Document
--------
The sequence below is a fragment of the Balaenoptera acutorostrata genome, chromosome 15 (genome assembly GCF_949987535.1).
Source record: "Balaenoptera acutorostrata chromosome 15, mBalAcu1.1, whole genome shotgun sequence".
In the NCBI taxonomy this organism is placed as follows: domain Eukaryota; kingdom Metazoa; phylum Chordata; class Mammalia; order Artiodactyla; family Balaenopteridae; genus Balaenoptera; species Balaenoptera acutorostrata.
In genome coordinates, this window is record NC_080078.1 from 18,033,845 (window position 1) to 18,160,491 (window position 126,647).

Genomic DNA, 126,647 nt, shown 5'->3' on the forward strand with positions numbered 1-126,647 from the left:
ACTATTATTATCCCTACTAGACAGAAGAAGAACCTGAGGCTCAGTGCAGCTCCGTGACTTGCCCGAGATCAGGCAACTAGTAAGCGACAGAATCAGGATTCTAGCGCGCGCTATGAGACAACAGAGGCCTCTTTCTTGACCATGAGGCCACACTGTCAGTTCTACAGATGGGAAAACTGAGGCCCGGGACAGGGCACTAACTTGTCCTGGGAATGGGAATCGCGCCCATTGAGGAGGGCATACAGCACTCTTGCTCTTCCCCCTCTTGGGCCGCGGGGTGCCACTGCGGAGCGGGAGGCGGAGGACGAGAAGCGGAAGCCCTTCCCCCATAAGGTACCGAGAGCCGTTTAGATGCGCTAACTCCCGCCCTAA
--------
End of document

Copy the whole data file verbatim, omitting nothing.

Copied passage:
The sequence below is a fragment of the Balaenoptera acutorostrata genome, chromosome 15 (genome assembly GCF_949987535.1).
Source record: "Balaenoptera acutorostrata chromosome 15, mBalAcu1.1, whole genome shotgun sequence".
In the NCBI taxonomy this organism is placed as follows: domain Eukaryota; kingdom Metazoa; phylum Chordata; class Mammalia; order Artiodactyla; family Balaenopteridae; genus Balaenoptera; species Balaenoptera acutorostrata.
In genome coordinates, this window is record NC_080078.1 from 18,033,845 (window position 1) to 18,160,491 (window position 126,647).

Genomic DNA, 126,647 nt, shown 5'->3' on the forward strand with positions numbered 1-126,647 from the left:
ACTATTATTATCCCTACTAGACAGAAGAAGAACCTGAGGCTCAGTGCAGCTCCGTGACTTGCCCGAGATCAGGCAACTAGTAAGCGACAGAATCAGGATTCTAGCGCGCGCTATGAGACAACAGAGGCCTCTTTCTTGACCATGAGGCCACACTGTCAGTTCTACAGATGGGAAAACTGAGGCCCGGGACAGGGCACTAACTTGTCCTGGGAATGGGAATCGCGCCCATTGAGGAGGGCATACAGCACTCTTGCTCTTCCCCCTCTTGGGCCGCGGGGTGCCACTGCGGAGCGGGAGGCGGAGGACGAGAAGCGGAAGCCCTTCCCCCATAAGGTACCGAGAGCCGTTTAGATGCGCTAACTCCCGCCCTAA